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Risk Hierarchy: Information - Rider Ed - Driver Ed - Conspicuity - Bike Defect - Ultra-Defensive Riding - Crash Avoidance - Injury Mitigation - Crash Scene
Confucius said that to ride in hope is better than to arrive. We agree, riding is very good, but there is a value in arriving in one piece. Motorcycles are not safe. Bikers are risk takers. We like it this way.
New in BikeSafer.com
Our research on HD lobbying at NHTSA on ABS suppression at Motorcycle Action Network. NHTSA mysteriously removed mandatory ABS from its agenda in 2010 based on flimsy research under extrame loobbying pressure from Harley Davidson. We look at the science and the Harley campaign to suppress the scientific consensus in favor of a hastily Trumped-up in-house study
Smart risk takers improve their odds of survival by training, skills development and having good strategies. All of these require good information. The problem is that the state of research on what actually causes motorcycle accidents is pretty woeful right now.
The current study by Harry Hurt in 1981 is almost thirty years old. It was groundbreaking and helped reduce biker fatalities in the following 15 years. But things have changed, and Hurt's strategies are no longer optimal. One legacy of Hurt is that it encourages a victim mentality in bikers, not appropriate as bikers are probably now the major causes of crashes.
There's a new crash causation study just starting, and there are already problems with that. Funding and finance control issues have caused the study to be gutted to a third of the size needed, and if that is not fixed, it will be a sham. We have a petition to the new Crash Causation Study stakeholders.
While the professionals work on the new study, which will hopefully be fixed and provide definitive answers, Bikesafer.com attempts to fill the void with our selection of the very large body of information that is out there.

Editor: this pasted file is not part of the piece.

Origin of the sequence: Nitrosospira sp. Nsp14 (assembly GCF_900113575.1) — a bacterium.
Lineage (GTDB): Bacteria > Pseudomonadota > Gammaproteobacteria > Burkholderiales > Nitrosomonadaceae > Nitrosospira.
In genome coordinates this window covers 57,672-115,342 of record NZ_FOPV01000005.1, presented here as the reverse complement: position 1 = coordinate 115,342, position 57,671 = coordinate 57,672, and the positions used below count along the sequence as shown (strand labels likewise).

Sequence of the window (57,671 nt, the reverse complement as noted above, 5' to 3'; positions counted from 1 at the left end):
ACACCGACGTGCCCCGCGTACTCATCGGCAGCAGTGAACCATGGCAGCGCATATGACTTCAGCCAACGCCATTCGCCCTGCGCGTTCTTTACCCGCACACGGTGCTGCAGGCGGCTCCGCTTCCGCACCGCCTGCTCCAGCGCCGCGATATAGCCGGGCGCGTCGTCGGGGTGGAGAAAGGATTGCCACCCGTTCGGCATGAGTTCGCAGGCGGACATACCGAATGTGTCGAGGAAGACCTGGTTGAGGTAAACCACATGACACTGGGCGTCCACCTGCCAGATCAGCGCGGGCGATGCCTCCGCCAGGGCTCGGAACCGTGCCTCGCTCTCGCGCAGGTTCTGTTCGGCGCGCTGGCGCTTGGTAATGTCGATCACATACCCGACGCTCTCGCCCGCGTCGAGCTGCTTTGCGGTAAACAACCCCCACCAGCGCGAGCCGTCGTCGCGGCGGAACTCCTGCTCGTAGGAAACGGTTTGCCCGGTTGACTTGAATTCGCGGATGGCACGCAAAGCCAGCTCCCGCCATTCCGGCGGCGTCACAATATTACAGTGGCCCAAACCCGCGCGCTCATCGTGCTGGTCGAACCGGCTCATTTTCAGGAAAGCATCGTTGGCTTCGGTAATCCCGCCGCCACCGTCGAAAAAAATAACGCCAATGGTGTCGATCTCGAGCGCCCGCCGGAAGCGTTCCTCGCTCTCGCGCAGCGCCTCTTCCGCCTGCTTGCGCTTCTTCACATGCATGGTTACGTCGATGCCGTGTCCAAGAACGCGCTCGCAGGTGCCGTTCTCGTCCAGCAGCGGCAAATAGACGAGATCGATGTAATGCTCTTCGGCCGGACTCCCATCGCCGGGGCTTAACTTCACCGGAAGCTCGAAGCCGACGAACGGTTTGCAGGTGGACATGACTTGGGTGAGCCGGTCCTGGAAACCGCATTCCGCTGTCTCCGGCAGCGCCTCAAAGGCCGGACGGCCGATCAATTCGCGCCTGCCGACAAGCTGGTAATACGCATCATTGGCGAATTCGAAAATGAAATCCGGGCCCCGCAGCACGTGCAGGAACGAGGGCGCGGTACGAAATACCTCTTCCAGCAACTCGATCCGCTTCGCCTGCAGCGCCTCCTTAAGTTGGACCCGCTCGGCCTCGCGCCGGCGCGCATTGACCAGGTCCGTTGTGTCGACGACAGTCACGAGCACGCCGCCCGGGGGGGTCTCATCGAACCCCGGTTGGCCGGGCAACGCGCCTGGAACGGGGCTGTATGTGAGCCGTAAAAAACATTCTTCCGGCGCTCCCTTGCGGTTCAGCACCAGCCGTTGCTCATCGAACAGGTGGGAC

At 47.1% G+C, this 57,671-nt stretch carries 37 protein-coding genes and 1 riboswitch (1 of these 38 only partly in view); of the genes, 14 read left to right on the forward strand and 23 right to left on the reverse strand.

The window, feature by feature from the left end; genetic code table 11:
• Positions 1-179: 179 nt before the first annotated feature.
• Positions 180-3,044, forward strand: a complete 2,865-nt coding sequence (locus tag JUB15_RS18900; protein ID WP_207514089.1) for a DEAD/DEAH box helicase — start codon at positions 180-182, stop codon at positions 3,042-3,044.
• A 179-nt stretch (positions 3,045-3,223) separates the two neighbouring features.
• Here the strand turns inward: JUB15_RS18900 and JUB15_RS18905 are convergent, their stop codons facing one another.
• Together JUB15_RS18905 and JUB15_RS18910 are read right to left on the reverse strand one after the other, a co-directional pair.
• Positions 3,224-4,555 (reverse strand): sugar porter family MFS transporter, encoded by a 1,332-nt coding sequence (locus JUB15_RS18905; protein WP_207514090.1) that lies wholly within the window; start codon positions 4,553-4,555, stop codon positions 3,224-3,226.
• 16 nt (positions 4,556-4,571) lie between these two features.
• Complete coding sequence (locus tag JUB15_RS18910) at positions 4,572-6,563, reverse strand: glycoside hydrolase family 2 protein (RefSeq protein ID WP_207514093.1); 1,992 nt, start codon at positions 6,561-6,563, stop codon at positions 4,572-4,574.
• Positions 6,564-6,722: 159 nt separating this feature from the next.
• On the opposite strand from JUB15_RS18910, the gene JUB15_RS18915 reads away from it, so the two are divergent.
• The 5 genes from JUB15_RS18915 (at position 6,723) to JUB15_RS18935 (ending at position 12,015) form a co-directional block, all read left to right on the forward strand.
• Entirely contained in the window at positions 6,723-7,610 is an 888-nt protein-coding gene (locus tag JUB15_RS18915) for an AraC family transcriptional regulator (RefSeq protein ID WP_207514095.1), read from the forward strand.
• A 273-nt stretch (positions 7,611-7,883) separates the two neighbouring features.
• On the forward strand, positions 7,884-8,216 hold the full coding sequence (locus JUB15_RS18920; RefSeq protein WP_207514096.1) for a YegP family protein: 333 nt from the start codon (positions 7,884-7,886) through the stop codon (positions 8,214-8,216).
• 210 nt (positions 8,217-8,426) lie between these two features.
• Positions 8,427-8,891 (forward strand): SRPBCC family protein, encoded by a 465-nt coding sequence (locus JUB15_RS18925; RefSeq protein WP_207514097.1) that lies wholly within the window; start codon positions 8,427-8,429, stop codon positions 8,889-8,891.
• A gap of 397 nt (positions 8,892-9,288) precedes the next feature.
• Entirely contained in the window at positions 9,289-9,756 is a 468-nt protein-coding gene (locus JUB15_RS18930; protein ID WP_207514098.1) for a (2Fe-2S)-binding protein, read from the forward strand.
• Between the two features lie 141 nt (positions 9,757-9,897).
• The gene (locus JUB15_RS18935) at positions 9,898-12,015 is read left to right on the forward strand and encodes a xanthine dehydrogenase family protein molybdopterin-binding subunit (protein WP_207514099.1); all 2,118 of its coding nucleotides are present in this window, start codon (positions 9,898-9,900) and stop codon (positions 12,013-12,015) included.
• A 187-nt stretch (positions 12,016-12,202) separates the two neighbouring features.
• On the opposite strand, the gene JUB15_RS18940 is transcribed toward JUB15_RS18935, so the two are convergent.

We pulled together hundreds of the best links we could find, and organized them into what we call the 'risk hierarchy'. It's straightforward, so you'll find what you're looking for easily. You can step through the site and treat it like a handy on-line safety guide, or just browse for goodies in our links section.
The next section is Riding Safer, or use the 'Riding Safer' dropdown in the menu bar. If you want text links rather than the menu, they're in the sitemap and the text menu block near the top of the page. Our links section is broken out according to the risk hierarchy also. Everything is hooked up.
Most of the information on this site is available elsewhere but we do have a few features of our own, like the video demo on the conspicuity page, and our training features. We're adding original new content and links all the time.
Like all good things about cycles, this is a ride not a destination. We welcome your comments, via the blog or contact page. Send us your accident story or useful tips. We also have some ready-made content for webmasters and forum moderators who want to keep their safety sections topical and updated, see the mailing list subscribe page.
We say that safety is essential to the fun of riding. There's no such thing as a bad day's ride, unless you have to go to the emergency room, or to a riding buddy’s funeral.